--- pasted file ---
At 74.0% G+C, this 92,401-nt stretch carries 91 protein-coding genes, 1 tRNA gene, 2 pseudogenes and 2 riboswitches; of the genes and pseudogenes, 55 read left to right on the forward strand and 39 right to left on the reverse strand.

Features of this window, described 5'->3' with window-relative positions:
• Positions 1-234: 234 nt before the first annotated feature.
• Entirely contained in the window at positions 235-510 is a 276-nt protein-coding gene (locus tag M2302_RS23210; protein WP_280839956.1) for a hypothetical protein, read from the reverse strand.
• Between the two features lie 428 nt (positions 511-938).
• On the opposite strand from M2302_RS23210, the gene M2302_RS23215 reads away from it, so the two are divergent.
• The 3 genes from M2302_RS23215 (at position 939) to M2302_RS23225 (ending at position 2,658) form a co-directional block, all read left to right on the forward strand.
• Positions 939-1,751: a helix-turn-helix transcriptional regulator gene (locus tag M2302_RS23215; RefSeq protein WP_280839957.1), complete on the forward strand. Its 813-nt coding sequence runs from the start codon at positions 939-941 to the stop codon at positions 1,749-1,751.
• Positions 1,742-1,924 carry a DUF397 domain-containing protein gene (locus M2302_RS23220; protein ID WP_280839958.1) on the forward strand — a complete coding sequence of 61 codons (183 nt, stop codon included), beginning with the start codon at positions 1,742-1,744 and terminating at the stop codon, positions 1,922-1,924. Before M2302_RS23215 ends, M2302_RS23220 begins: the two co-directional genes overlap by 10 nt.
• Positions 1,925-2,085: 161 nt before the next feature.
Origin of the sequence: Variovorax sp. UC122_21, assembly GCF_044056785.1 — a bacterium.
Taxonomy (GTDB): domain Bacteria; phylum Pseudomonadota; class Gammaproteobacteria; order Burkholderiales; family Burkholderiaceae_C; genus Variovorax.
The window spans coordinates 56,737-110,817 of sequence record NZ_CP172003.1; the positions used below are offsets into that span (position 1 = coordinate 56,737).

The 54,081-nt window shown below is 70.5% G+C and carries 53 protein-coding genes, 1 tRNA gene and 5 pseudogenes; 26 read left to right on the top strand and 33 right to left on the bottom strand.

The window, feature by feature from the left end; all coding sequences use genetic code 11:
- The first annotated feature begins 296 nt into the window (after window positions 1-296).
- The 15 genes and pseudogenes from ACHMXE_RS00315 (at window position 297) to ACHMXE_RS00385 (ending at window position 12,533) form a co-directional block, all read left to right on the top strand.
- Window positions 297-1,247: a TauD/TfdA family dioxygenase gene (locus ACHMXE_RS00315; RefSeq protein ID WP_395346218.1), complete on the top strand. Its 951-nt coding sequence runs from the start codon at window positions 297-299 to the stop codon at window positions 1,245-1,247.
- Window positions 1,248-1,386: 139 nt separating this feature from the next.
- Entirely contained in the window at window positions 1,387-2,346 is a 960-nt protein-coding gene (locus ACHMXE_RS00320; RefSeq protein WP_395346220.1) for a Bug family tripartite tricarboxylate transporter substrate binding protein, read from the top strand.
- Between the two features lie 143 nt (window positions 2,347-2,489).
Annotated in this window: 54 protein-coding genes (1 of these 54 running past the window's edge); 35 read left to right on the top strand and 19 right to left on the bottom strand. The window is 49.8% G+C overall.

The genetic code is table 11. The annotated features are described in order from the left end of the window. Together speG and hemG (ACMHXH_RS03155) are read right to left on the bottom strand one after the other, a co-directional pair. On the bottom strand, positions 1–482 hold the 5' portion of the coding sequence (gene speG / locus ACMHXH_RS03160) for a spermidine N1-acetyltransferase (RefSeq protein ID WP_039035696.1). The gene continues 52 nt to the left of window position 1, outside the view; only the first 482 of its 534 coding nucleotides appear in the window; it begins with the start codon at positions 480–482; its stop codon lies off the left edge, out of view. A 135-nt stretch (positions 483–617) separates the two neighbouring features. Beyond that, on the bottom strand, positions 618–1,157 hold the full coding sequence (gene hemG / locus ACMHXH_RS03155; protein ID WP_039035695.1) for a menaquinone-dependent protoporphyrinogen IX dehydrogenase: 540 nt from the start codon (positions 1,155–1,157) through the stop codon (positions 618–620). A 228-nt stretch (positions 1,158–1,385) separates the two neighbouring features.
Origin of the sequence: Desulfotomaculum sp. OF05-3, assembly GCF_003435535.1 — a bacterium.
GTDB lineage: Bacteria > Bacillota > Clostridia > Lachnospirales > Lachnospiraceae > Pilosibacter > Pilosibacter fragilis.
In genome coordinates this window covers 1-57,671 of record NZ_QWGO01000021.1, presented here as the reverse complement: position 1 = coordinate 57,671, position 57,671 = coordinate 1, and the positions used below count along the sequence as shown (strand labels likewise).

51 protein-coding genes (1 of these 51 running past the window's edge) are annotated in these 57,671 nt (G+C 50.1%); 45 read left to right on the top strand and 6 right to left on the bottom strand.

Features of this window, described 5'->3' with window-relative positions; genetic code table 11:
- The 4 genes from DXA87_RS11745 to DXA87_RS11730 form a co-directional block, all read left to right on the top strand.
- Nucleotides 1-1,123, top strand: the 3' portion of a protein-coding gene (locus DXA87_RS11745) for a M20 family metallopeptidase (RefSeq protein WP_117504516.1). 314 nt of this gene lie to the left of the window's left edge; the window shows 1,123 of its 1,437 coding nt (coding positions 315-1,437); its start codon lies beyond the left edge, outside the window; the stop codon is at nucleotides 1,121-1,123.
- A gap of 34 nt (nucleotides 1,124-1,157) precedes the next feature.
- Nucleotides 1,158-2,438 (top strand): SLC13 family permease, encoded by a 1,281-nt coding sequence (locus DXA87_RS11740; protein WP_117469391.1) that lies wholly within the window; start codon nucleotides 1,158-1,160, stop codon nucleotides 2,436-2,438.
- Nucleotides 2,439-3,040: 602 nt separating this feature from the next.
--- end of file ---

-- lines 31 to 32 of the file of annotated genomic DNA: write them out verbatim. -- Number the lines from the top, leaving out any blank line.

- A gap of 34 nt (nucleotides 1,124-1,157) precedes the next feature.
- Nucleotides 1,158-2,438 (top strand): SLC13 family permease, encoded by a 1,281-nt coding sequence (locus DXA87_RS11740; protein WP_117469391.1) that lies wholly within the window; start codon nucleotides 1,158-1,160, stop codon nucleotides 2,436-2,438.